Books Are Not Dead

Cult favorite Japanese bookstore announces Austin flagship

Cult favorite Japanese bookstore announces Austin flagship

kinokuniya bookstore
Though our Kinokuniya may not be as grand as the brand's Sydney, Australia outpost, the company says they may build up to two more stores in Austin.  Courtesy of Photo courtesy of Kinokuniya

Japanese bookstore chain and cult favorite Kinokuniya is coming to Austin, with the city's first store set to open at 6929 Airport Blvd. in spring 2018.

Kinokuniya is one of the largest bookstore chains in Japan, with nearly 30 stores abroad in Southeast Asia, Australia, and the United Arab Emirates. The chain was founded in Tokyo in 1927 and began importing English books in 1949.

It opened its first overseas store in San Francisco in 1969 to provide the Japanese community with books and magazines, and also to introduce Japanese culture to the locals. There are currently 10 stores in the United States, in West Coast cities such as Seattle, Portland, and Los Angeles, as well as New York and Chicago.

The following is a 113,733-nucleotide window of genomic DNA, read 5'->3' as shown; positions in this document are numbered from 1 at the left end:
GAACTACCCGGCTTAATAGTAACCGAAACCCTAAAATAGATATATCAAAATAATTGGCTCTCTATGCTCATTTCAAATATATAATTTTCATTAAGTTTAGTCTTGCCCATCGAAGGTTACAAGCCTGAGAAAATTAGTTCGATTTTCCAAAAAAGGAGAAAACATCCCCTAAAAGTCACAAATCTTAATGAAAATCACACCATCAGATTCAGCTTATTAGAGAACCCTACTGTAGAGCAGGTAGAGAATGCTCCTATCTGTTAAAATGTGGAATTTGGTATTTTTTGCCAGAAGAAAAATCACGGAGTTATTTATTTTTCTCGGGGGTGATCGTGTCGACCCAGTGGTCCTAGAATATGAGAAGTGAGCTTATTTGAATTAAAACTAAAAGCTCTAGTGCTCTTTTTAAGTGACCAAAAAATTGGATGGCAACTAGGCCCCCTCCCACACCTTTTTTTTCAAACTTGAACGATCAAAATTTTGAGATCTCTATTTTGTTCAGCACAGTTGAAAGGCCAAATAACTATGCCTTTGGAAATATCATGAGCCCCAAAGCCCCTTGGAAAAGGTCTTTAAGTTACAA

The chain made its Texas debut in 2016, opening its first branch in Carrollton, a suburb northwest of Dallas. A second branch opened in North Texas in Plano in April 2017.

The stores host a variety of events, from book signings to horror storytelling sessions to anime meet-ups. They focus not only on Japanese literature, but also the fusion of Asian and American pop culture, with a wide selection of Japanese- and English-language books, ranging from manga to art to fashion. The ratio of Japanese- to English-language titles is generally about 3-to-7.

The stores also carry a wide variety of stationery and other merchandise from both Japan and the United States, including Kinokuniya's exclusive collaboration items with popular Japanese brands.

John Nguyen, from NewQuest Properties, which has helped Kinokuniya in its Texas expansion, says that the Airport Boulevard location will be Austin's "flagship" store. "We'll very likely open another store in Austin, possibly even two," he says.